Archive

Posts Tagged ‘Source Code’

Customizing toString()

September 8th, 2008 11 comments

When writing classes for a framework I usually put a custom toString method into important classes so that debugging becomes easier. Normally they would go like something along the lines of:

override public function toString():String {
	return "[ClassName]";
}

… Sometimes adding properties to the returned String that give back information about the class, e.g.

override public function toString():String {
	return "[ImageClass, size=" + _size + "]";
}

But writing them rigid like that is a disadvantage when you decide later to refactor class names. Admittedly it’s also not a very elegant way so I got the idea to take the class name that is returned by getQualifiedClassName(). The only problem is that getQualifiedClassName not only provides the type name but also the whole package String of the class. Regular Expressions to the rescue! After twiddling around with them for a while (I’m by no means a RegExp expert) I got my toString method into the shape that I desired:

override public function toString():String {
	return "[" + getQualifiedClassName(this).match("[^:]*$")[0] + ", size=" + _size + "]";
}

This way it matches the String returned by getQualifiedClassName with the Regular Expression [^:]*$ which checks from the right end for an arbitrary text up to the first occurring colon, but without including the colon. Taking the first element of the Array returned by match() and you got what you need!

A nice way of using this is when writing abstract classes that contain the toString method and any subclass can use that toString method without the need to override it … that is of course unless you want ot add other output information.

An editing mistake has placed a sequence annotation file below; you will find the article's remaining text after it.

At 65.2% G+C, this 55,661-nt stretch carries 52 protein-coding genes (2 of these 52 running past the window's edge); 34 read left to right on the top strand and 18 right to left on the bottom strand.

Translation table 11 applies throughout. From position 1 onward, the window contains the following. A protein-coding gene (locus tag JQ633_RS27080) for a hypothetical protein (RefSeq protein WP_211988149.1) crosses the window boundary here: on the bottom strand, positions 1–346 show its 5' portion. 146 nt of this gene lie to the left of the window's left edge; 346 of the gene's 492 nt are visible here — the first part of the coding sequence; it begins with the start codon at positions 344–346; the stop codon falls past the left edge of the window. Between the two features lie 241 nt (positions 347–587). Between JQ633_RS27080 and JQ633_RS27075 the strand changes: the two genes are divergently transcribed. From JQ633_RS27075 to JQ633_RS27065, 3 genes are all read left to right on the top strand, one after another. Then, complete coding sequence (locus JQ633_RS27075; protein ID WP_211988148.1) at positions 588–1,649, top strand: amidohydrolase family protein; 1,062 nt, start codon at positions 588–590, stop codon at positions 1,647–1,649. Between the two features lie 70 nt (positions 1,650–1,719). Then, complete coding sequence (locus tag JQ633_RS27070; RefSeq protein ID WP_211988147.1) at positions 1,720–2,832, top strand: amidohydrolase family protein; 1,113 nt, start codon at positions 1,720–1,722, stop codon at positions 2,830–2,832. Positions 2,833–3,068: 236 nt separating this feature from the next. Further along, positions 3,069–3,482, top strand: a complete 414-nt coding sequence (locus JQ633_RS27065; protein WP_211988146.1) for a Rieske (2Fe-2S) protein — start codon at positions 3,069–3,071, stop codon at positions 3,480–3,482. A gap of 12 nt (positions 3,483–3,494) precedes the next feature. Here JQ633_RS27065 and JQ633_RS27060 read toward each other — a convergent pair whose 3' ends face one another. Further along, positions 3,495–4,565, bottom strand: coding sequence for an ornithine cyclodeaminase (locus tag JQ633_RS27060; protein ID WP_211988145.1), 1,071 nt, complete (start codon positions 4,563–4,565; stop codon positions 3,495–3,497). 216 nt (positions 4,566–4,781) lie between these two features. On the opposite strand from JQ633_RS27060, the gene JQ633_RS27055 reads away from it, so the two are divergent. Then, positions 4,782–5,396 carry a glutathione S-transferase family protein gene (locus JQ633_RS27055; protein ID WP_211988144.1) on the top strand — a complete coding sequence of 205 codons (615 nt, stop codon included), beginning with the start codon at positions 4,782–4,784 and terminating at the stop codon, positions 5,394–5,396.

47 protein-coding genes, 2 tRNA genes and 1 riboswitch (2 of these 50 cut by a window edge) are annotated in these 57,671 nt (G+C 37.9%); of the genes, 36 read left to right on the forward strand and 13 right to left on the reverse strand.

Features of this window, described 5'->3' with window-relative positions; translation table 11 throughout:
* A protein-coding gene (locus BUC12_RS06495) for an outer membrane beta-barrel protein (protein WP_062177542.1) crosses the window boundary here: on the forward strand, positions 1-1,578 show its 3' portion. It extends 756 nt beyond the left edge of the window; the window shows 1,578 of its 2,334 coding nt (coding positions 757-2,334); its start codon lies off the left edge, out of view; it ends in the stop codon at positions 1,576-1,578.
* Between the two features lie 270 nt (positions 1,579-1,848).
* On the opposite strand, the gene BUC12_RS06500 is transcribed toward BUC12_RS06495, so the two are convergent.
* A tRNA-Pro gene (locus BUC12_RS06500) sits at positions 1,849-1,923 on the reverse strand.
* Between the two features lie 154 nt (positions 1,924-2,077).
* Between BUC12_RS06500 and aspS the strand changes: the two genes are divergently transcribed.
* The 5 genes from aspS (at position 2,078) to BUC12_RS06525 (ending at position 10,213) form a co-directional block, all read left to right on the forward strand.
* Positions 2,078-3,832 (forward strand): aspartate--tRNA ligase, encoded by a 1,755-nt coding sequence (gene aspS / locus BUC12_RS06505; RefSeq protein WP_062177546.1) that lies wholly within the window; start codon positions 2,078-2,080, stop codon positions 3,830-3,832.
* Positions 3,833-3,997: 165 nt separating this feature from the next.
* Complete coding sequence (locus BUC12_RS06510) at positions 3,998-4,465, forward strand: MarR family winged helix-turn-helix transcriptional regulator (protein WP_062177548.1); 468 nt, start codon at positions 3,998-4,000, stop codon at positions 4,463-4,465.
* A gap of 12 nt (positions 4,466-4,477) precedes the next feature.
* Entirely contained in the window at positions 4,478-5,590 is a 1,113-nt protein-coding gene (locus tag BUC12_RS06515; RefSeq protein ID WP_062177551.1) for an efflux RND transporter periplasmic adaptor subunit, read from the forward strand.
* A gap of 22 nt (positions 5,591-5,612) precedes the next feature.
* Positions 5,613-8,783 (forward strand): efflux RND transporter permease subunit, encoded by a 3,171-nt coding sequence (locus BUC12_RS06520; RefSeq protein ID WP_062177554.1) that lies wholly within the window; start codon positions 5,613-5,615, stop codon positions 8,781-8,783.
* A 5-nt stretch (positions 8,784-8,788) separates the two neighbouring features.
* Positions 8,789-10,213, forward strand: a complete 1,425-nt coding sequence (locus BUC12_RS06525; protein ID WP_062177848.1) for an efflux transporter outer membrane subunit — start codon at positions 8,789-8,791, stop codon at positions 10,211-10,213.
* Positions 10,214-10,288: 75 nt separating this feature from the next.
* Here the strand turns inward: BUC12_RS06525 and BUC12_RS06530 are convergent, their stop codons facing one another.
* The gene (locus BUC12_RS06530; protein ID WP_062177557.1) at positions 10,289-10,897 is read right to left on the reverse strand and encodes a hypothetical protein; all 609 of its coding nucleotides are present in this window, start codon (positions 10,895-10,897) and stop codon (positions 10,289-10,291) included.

ActionScript3 Dice Class

December 4th, 2007 3 comments

In game development randomness is often necessary for certain tasks, be it the random distribution of graphic tiles, a random factor in NPC AI or random stats in a roleplaying game. Especially for the latter purpose the static Dice class provides a set of methods to roll dice as it is common in a Role-playing game, to be exact four-, six-, eight-, ten-, twelve-, twenty-sided and percentile dice.

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Animated Bitmap Class

September 23rd, 2007 21 comments

The AnimatedBitmap class provides functionality for Bitmap objects that are animated by using a series of still images. When creating a new AnimatedBitmap you provide a BitmapData object that contains an image that consists of the ‘single-frame’ images for the animation.

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ActionScript 3 MultiMap Class

June 10th, 2007 9 comments

Recently I needed a HashMap for a project to map key/value pairs but in that particular case the Map required to map not just one but several values to a key. I could have used an array or object to store the values in and map that one but in practice it turned out that accessing the map looked rather messy. It would be much more elegant to have a map to that multiple values can be mapped directly. After some investigation (strangely even Java seems not to have a MultiMap included) I came up with writing my own MultiMap class, so here it is!

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Waterproof AS 3.0 Singleton

November 24th, 2006 6 comments